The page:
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In the Hegemon's ShadowLeading States and the Rise of Regional Powers$
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Evan Braden Montgomery

Print publication date: 2016

Print ISBN-13: 9781501702341

Published to Cornell Scholarship Online: August 2016

DOI: 10.7591/cornell/9781501702341.001.0001

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Japan and the Creation of a New Order in East Asia, 1894–1902

Japan and the Creation of a New Order in East Asia, 1894–1902

Chapter:
(p.75) Chapter 4 Japan and the Creation of a New Order in East Asia, 1894–1902
Source:
In the Hegemon's Shadow
Author(s):

Evan Braden Montgomery

Publisher:
Cornell University Press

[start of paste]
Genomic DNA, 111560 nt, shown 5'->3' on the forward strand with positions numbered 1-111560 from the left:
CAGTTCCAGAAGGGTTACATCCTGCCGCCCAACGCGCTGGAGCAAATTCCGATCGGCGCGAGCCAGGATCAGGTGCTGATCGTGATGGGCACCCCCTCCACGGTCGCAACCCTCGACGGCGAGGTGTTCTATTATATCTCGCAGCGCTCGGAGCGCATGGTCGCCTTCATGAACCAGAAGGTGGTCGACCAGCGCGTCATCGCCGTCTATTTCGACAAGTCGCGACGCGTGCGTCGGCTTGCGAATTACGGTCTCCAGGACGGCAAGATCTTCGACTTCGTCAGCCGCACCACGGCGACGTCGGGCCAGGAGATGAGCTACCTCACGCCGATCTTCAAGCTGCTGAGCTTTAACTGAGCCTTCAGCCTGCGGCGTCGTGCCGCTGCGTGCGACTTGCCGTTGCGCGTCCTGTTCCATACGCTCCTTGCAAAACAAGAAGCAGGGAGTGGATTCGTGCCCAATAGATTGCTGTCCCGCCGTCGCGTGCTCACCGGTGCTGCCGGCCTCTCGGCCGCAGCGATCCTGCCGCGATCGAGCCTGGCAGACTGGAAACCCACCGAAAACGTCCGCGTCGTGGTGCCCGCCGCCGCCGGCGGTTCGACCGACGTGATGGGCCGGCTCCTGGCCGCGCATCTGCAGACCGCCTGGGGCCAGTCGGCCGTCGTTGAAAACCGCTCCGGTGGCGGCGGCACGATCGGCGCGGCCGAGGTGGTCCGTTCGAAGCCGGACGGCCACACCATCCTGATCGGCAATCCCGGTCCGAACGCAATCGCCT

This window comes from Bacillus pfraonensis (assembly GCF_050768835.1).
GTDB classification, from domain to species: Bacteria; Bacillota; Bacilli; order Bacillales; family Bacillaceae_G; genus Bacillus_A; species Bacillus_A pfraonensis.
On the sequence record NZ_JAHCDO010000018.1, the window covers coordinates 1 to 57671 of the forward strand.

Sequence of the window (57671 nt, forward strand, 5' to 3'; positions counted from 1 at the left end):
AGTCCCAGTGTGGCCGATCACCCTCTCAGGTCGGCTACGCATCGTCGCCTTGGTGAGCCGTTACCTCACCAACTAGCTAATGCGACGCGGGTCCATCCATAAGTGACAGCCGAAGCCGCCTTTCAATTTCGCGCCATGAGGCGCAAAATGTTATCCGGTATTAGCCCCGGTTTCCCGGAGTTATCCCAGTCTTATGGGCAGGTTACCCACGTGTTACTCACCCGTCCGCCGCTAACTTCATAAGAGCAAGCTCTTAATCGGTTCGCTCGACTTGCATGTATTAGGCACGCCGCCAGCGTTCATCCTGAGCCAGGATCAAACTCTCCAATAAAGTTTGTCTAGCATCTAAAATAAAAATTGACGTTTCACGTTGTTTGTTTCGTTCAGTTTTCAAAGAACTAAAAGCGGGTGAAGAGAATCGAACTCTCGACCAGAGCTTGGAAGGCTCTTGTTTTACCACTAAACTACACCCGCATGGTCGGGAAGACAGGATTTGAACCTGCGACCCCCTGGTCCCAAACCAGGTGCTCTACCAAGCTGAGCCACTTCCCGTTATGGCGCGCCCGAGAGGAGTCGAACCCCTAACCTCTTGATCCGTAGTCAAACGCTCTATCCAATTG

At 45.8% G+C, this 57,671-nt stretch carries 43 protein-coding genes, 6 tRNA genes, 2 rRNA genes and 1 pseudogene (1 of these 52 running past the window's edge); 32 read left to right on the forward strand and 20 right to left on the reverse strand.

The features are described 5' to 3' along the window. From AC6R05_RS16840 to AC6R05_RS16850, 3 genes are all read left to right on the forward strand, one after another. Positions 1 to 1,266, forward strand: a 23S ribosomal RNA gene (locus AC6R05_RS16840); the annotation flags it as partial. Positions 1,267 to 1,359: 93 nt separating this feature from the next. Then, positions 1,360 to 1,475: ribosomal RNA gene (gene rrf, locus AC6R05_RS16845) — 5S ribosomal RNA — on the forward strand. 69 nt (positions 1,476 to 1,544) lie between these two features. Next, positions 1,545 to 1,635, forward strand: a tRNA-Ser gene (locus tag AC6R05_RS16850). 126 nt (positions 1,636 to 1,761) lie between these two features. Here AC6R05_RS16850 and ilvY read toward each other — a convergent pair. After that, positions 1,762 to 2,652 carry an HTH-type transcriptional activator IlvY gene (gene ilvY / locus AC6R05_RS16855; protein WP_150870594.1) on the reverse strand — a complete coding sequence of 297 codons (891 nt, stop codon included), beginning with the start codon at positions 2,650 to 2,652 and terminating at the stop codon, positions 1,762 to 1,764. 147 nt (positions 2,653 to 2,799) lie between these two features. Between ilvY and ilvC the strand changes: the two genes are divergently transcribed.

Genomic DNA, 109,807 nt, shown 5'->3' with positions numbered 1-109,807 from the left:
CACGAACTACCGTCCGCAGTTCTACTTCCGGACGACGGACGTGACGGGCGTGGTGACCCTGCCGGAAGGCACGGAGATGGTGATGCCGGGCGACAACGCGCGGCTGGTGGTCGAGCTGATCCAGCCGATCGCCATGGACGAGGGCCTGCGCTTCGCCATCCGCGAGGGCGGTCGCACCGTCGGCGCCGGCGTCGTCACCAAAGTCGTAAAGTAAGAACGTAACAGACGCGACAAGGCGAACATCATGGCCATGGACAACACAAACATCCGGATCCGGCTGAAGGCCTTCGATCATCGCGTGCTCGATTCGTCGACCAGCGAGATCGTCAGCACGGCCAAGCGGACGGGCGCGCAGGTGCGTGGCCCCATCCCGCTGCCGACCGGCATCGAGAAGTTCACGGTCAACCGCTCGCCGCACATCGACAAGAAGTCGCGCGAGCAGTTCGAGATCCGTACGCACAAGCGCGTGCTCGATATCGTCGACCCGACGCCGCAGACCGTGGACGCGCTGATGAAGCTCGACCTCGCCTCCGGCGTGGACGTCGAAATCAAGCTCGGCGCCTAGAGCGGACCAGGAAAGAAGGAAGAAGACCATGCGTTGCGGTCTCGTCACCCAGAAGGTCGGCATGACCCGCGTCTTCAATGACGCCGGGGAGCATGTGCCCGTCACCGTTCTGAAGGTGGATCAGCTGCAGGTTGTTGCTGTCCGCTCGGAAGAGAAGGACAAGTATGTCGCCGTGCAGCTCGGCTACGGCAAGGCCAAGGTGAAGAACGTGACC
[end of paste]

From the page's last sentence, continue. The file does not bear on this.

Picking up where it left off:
DOI:10.7591/cornell/9781501702341.003.0005

This chapter examines Great Britain's response to the power shift that was taking place in East Asia during the period 1894–1902, and especially to Japan's emergence as a rising power. It first traces the evolution of the Anglo-Russian rivalry before discussing the power shifts that occurred in the Far East following the Sino-Japanese War of 1894–1895. It then considers Great Britain's alliance with Japan and how China was viewed by the great powers following its loss in the Sino-Japanese War. It also explores British concerns about Russian expansion into areas where Great Britain had considerable economic and strategic interests, and shows that British officials relied on preponderant powers in these peripheral regions to help mitigate the risk of containment failure.

Keywords:   power shifts, East Asia, Japan, Far East, Sino-Japanese War of 1894–1895, Great Britain, China, Russia, peripheral regions, containment failure

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